The wiring harness 11 connects to the pin electronics array 15 of the tester (FIG. 2), which has sixteen X sense lines 17 and sixteen Y sense lines 16. Also connected to the array 15 are a set of X amplifiers 20 feeding X comparators 21, and a set of Y amplifiers 22 feeding Y comparators 23. The X comparators 21 are readable by the host microcomputer 25 and feed an X encoder 24. Similarly, the Y comparators 23are readable by the host microcomputer 25 and feed a Y encoder 26. The X encoder 24 and Y encoder 26 are readable by host microcomputer 25, and both encoders feed an event latch 27, which is also readable by the host microcomputer 25.
The wiring harness 11 comprises a plurality of individual wires. Those wires in the harness that are under test are connected to a pin, such as pin 30 (FIG. 3), of pin electronics circuit 31 in pin electronics array 15(FIG. 2). Each pin electronics circuit 31 comprises a 4.7K resistor 32 connected from pin 30 to a node 33. Also connected to node 33 is a 47K resistor 34 to a row stimulus line 35, a 0.02 microfarad capacitor 36 to arow sense line 37 of Y sense lines 16, and a 0.02 microfarad capacitor 38 to a column sense line 39 of X sense lines 17.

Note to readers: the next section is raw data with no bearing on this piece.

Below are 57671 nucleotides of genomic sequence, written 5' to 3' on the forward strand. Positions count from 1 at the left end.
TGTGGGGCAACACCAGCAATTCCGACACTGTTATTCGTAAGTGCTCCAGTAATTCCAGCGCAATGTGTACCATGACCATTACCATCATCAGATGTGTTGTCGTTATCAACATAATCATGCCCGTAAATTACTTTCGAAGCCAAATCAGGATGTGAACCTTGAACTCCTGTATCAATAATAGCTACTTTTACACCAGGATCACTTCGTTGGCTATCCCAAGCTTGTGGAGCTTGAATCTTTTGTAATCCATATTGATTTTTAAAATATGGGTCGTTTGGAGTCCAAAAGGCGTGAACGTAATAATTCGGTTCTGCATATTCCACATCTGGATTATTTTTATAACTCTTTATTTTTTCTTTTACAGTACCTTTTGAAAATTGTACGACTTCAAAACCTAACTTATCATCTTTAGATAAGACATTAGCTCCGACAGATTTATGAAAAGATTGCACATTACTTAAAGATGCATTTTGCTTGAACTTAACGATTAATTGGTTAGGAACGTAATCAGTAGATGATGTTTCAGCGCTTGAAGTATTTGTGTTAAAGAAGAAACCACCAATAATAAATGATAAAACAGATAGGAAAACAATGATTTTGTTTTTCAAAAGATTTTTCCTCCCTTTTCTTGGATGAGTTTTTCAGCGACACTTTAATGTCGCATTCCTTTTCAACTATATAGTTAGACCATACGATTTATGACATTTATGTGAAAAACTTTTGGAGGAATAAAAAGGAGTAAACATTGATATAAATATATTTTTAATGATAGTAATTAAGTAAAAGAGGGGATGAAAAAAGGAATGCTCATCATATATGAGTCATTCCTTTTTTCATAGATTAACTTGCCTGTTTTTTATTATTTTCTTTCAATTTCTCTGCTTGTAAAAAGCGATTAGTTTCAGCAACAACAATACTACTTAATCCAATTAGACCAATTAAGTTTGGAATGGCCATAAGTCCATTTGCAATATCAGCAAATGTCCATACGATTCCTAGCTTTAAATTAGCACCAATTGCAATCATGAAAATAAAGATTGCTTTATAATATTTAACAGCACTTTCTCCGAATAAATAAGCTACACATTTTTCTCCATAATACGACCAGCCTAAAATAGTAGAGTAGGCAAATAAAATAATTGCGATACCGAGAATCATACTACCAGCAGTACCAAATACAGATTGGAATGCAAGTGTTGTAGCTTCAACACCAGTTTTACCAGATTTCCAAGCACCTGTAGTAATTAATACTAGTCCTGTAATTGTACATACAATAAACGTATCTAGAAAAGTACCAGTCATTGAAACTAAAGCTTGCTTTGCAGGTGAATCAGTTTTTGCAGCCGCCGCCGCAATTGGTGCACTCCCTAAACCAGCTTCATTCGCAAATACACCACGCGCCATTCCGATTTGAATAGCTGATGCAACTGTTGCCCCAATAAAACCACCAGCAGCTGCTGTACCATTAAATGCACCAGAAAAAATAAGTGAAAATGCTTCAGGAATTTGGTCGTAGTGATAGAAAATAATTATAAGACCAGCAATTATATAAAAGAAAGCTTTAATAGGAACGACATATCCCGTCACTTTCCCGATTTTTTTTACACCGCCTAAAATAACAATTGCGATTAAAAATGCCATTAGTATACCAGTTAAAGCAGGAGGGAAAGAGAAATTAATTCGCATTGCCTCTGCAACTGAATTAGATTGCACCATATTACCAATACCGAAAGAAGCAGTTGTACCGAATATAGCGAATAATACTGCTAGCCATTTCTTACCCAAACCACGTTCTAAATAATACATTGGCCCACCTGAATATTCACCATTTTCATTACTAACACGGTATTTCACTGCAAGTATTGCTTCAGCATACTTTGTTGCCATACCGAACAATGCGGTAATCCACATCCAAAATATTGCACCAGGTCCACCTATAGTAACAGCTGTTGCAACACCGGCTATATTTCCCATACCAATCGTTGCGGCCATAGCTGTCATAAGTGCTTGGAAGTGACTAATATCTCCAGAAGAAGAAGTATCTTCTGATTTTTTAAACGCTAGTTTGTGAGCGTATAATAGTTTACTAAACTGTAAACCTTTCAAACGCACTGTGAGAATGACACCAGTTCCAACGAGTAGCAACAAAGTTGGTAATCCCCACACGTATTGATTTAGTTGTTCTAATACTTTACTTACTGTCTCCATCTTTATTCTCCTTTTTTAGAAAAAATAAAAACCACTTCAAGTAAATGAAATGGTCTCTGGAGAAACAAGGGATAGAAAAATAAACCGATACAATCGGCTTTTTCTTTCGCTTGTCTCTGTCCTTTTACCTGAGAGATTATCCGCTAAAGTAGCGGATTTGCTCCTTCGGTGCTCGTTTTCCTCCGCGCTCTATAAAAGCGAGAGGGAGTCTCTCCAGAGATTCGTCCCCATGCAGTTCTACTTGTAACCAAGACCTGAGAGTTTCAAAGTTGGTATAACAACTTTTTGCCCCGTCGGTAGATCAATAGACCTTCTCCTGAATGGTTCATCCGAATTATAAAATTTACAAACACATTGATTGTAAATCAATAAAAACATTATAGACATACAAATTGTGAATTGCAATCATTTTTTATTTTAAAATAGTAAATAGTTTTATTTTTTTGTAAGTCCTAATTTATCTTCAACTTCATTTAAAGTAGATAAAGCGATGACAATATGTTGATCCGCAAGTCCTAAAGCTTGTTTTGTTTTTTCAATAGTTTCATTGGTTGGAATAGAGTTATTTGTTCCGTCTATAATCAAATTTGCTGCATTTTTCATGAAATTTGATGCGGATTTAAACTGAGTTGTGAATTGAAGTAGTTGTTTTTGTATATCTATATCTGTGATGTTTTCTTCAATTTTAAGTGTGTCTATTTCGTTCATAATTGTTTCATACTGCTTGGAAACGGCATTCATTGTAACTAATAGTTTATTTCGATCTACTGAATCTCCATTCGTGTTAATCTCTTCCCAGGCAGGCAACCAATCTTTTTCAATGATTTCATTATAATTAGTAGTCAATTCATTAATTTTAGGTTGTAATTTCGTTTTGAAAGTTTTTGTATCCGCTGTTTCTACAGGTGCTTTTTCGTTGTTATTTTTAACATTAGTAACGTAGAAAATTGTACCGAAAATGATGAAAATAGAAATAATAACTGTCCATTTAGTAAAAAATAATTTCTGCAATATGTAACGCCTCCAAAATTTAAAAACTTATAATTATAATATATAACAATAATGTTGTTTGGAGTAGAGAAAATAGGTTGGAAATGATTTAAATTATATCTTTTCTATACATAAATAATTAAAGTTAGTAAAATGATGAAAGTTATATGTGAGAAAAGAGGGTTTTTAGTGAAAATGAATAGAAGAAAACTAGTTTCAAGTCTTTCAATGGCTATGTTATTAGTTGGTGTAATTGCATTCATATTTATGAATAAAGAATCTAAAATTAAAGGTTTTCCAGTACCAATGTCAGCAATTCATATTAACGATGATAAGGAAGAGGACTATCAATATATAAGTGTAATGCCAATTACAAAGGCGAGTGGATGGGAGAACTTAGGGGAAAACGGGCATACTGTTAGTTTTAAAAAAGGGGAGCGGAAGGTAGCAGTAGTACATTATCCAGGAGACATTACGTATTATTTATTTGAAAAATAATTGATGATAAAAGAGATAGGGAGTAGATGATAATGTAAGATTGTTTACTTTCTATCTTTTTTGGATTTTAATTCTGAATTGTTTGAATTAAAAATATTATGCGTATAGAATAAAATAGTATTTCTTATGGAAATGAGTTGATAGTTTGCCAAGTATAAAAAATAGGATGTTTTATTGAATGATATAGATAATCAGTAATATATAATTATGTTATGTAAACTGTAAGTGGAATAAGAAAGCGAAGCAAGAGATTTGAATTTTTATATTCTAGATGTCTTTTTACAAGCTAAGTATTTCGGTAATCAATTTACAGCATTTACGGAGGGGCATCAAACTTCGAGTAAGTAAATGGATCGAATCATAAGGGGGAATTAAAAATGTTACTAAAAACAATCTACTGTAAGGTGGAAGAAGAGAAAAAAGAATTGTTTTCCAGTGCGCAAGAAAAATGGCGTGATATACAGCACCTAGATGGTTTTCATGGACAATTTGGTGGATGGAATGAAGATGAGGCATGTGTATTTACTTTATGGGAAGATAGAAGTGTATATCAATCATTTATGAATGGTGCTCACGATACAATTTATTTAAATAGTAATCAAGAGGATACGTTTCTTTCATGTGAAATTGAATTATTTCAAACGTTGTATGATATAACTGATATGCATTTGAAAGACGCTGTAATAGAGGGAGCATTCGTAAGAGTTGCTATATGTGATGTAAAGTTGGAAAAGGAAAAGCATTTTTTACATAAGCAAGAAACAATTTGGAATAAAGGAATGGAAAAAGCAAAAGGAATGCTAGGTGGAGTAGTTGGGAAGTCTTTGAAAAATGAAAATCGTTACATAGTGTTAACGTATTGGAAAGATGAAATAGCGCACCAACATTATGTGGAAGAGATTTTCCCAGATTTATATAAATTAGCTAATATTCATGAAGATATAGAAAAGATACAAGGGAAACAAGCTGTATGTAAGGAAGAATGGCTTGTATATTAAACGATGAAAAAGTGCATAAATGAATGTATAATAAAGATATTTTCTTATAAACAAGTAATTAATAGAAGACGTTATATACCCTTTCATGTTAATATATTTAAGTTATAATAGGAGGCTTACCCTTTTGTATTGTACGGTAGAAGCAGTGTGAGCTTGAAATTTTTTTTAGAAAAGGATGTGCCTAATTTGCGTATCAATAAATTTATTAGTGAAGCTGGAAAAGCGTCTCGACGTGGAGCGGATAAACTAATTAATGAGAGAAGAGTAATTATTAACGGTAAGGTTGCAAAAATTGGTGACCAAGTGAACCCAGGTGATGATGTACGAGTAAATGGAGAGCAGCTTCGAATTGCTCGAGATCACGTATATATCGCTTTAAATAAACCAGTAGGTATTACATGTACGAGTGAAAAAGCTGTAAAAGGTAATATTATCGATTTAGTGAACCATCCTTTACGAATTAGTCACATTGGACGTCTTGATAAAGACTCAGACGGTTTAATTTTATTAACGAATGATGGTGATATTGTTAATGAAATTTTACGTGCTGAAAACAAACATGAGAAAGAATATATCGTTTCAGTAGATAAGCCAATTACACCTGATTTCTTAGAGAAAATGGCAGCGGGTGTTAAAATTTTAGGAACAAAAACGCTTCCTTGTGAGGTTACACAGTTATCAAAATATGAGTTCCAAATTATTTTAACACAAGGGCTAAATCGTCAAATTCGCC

Each row stimulus line of stimulus lines 14 (FIG. 2), such as row stimulus line 35 (FIG. 3), connects through a single pole, double throw, electronicswitching device of switching circuitry 40 (FIG. 2) to ground, or to a voltage controlled by a stimulus voltage Digital to Analog Converter (DAC)41. The presently preferred embodiment incorporates an array of 256 pin electronics cells 31, each being connected to one of the sixteen column (X) sense lines 17 and to one of the sixteen row (Y) sense lines 16. Sixteen of these cells 31 are connected to each of the sixteen column (X) sense lines 17, and sixteen are connected to each of the sixteen row (Y) sense lines 16.
The tester is capable of being operated as a multichannel continuity testerresponsive to momentary open circuits. In this mode of operation, each row stimulus line of stimulus lines 14 is driven to a specific voltage, normally -2.5 volts. This voltage causes a current to flow through resistors 32 and 34 of each pin electronics circuit, and through the parasitic diodes of any electronics devices attached to the wiring harness. Typically, the voltage upon the wire is clamped to -0.7 volts, and the voltage at each node 33 therefore becomes approximately -0.9 volts.